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3 common styles of co-parenting

As societal norms have evolved, divorce has become more acceptable. This shift has allowed individuals to discover different strategies for dealing with this life after this change, including the reality of co-parenting. For example, a 2022 Demographic Research study found that the likelihood of shared physical custody has more than doubled between 1985 and now.

Still, when parents go through a separation, figuring out the right way to co-parent can be difficult. However, understanding the advantages and drawbacks of the three primary co-parenting styles can be a good starting point.

Conflicted style: When contention is prevalent

Conflicted co-parenting occurs when separated couples have difficulty communicating. This style is usually unhealthy for children and often involves constant arguments and a lack of trust between the parents. Parenting this way can also cause children to feel caught in the middle, leading to emotional and psychological harm.

Still, some may not be able to avoid contention completely, especially if one party refuses to act maturely. However, parents may be able to make this type of co-parenting work better by setting ground rules for interactions. For example, parents can avoid conflicts in front of their children.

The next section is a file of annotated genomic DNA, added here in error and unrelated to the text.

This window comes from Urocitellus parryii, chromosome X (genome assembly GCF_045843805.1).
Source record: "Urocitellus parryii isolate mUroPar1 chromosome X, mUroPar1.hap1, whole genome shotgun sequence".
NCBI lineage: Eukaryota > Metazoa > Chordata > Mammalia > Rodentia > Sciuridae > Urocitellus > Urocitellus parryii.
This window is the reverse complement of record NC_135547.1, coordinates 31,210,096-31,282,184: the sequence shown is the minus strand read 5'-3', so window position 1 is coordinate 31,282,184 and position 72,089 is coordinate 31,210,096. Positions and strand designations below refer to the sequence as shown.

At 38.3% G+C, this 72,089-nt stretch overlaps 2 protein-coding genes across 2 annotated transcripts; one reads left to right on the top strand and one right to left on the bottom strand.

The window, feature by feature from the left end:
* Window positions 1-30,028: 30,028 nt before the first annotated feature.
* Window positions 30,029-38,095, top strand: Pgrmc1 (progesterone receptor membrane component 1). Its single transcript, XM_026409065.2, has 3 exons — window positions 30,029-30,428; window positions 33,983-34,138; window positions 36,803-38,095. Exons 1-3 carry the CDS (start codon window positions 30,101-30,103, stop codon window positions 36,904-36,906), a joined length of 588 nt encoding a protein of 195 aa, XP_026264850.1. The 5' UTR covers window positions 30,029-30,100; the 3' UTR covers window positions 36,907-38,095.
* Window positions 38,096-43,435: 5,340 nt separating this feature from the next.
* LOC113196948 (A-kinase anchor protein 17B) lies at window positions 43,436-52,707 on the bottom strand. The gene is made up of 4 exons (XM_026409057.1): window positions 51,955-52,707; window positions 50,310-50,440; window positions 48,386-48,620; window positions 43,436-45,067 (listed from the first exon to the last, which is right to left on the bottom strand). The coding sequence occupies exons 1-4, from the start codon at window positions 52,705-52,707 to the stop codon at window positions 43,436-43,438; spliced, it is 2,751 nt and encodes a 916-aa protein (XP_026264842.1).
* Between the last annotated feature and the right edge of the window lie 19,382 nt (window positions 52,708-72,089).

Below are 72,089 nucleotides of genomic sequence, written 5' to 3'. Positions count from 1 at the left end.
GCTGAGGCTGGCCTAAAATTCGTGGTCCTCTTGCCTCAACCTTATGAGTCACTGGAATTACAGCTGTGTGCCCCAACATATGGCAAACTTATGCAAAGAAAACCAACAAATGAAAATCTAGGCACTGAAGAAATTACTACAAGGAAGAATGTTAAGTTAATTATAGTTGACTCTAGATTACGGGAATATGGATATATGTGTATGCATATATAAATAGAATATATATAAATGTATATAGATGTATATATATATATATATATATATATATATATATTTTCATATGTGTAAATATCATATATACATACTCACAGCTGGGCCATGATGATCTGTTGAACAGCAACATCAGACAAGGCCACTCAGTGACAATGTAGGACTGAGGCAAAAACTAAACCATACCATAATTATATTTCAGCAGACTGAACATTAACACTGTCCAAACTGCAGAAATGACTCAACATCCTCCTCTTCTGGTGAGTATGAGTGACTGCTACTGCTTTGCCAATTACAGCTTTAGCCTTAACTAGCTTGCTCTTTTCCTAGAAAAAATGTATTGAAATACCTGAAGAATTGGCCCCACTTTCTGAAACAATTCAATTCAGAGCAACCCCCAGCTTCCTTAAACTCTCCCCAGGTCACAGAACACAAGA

Parallel style: Separate but equal

Parallel co-parenting is a slight improvement over conflicted co-parenting. It happens when divorced or separated couples do not communicate much but still work together on parenting issues.

This style is common when there is a history of conflict between the parents and they feel that they should keep their interactions minimal. In this style, parents do not make parenting decisions together. Instead, they make decisions independently and stick to them.

The downside is that children may receive mixed messages and lack a consistent approach to parenting. Again, better communication can improve this situation. For example, parents might decide that discussions should only occur through emails or text messages where each person has more time to craft a balanced response.

Cooperative style: The optimal solution

Cooperative co-parenting is the healthiest style for children. Here, divorced or separated parents work together and communicate respectfully despite their differences. This style also involves a shared approach to decision-making and discipline.

Parents who engage in cooperative co-parenting put their children’s welfare first and prioritize working together. Parents can plan mutually beneficial schedules, serve as each other’s sources of support and help their children adjust to the new family dynamic. They are also open to each other’s suggestions, respect each other’s opinions and work to build a healthy relationship for their children’s sake.

Parenting is challenging, and co-parenting after separation raises new obstacles. However, by establishing a healthy co-parenting relationship, children of divorced or separated parents can experience a stable family life full of love, support and respect.

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